When the New South Wales (NSW) Electricity Infrastructure Roadmap was published in 2020, Australia was at a very different place with its energy transition rhetoric. For renewable industries, the Roadmap became something of a lighthouse – a beacon of strong energy transition policy in sprawling darkness.
Now, three years later, the nation is looking more like a dog that caught the mail truck – so much energy has been drawn into advocating for policy that figuring out how to actually execute it has taken a backseat.
“Really the only strategy that was put forward is building Renewable Energy Zones and then building large transmission projects to connect them,” Jack Curtis, cofounder of technology startup Neara, tells pv magazine Australia. “We’ve started to see really the first challenges of executing that ambition.”
Those challenges were laid out earlier this month with the publication of the NSW Electricity Checkup, undertaken by the state’s new Labor government to assess the progress of the state’s original Roadmap. “It’s become very clear that the five Renewable Energy Zones that NSW thought would get us there, will not get us there on time, definitely not on budget, and definitely not in a way that navigates the whole social license thing particularly cleanly.”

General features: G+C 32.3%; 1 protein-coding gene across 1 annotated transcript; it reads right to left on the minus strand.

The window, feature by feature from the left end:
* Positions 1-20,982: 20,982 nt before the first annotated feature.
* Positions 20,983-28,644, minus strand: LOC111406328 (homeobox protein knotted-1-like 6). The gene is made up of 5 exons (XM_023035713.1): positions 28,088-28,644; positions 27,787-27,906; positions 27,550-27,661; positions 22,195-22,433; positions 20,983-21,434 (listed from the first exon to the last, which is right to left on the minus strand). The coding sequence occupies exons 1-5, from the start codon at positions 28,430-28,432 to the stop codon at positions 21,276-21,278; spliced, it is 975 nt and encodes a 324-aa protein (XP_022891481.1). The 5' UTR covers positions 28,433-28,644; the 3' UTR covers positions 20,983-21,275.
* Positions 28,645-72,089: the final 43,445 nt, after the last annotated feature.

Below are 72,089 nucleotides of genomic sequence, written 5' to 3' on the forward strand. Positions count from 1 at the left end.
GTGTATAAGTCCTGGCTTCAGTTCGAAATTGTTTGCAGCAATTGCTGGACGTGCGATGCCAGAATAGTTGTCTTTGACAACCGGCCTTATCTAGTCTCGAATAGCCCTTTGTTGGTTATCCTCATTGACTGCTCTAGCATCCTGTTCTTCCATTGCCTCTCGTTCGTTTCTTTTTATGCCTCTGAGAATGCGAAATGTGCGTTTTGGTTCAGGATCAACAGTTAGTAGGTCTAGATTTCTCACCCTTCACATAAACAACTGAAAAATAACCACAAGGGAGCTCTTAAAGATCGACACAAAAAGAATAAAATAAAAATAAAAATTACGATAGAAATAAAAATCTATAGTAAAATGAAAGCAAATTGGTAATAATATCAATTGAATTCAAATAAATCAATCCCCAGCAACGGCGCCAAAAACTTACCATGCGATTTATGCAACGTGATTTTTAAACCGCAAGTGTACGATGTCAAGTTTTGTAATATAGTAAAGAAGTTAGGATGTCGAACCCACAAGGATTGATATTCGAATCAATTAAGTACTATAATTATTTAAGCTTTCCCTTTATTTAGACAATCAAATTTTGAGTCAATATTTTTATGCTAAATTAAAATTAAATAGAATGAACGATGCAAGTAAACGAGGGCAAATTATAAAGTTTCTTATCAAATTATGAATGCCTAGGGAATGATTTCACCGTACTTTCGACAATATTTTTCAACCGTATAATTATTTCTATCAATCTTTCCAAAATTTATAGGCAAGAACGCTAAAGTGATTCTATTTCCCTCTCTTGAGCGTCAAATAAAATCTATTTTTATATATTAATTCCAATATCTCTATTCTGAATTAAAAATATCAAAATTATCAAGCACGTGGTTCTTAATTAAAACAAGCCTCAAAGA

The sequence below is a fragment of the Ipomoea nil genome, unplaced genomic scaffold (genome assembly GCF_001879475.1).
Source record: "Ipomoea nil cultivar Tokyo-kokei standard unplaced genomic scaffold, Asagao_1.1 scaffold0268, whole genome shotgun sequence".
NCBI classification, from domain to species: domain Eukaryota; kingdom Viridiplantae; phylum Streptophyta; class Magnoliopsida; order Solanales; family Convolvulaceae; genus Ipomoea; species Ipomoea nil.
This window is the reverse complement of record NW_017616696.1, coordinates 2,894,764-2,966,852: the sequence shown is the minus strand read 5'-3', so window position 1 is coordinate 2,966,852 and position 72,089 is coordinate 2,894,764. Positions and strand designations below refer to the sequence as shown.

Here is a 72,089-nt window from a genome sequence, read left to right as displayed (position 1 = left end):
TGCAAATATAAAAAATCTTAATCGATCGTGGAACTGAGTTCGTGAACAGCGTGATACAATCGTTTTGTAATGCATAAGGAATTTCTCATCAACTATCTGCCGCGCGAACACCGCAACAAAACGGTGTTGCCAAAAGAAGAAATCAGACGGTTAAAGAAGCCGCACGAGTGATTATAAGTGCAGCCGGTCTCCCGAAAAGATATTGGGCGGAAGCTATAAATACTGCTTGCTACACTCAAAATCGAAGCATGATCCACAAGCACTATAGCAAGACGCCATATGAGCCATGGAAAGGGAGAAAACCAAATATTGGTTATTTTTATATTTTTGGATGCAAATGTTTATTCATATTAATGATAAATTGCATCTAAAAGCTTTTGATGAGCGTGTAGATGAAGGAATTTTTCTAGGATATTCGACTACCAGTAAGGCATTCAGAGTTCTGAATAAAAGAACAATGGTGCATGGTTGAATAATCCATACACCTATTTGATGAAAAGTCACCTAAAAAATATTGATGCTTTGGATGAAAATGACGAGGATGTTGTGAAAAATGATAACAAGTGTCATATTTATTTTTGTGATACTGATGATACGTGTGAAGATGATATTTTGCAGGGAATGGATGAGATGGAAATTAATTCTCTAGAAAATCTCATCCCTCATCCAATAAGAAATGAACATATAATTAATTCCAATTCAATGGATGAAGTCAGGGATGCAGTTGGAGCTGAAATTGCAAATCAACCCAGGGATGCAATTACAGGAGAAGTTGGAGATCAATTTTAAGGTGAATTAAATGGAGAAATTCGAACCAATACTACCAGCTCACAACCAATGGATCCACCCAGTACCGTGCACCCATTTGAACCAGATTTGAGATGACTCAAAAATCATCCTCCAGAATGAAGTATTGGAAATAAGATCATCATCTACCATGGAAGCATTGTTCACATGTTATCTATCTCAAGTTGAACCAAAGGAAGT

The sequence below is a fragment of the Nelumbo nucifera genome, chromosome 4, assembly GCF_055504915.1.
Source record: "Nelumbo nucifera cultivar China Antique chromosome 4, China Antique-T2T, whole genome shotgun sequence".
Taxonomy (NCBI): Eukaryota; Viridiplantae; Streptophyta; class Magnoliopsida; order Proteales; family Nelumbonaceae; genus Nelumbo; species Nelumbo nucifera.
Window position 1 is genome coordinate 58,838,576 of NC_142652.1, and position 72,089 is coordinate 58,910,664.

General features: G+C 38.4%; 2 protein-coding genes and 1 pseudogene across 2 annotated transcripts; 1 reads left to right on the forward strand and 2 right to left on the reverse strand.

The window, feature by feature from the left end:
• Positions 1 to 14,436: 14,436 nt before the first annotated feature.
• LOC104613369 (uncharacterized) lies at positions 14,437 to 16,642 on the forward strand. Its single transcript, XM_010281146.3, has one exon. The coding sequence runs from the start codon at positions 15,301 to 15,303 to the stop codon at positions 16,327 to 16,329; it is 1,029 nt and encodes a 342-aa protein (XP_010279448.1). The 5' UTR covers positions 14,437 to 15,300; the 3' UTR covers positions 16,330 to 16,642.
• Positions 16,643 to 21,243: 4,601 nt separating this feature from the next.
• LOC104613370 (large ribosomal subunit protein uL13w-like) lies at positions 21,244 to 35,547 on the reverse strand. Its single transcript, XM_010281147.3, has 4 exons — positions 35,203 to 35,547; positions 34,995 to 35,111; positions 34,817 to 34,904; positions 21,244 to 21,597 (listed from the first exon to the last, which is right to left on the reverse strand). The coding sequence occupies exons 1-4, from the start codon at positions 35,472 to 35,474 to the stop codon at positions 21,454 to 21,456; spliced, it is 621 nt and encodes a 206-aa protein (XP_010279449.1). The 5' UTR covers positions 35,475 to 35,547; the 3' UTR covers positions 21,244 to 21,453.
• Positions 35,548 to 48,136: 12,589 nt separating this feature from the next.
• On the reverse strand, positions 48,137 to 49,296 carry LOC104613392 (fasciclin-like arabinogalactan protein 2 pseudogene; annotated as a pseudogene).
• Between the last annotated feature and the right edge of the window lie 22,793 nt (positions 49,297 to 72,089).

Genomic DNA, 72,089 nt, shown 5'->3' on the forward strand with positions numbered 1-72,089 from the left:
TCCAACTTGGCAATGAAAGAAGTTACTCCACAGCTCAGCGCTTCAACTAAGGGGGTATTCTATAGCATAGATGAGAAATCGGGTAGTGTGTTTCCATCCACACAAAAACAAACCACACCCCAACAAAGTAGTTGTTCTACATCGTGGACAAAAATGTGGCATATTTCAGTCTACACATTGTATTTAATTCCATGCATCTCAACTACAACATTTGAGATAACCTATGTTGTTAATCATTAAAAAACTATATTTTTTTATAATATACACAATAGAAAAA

This issue is not contained to NSW either, since virtually all Australian governments have similarly designed policies. “Everybody realises that no energy transition policy in this country, whether state or federal, is going to be realised with the current strategies,” Curtis says, adding that these strategies are not totally impotent, but rather inadequate to reach our decarbonisation commitments.
“At the time the new [NSW] government came into power, that was starting to really reach a crescendo where all throughout the industry there was pretty much a view that there was no way it was going to get there.”
While headlines on the NSW Checkup report focussed on the possible extension of Eraring, Australia’s biggest coal plant, the report also advised the government to better leverage the state’s existing electricity transmission networks, alongside distributed energy resources like household solar and battery systems.
For Curtis, this marks a crucial shift in thinking away from the traditional ‘big projects, big transmission, big numbers,’ into a more nuanced approach that includes working better with the infrastructure we already have.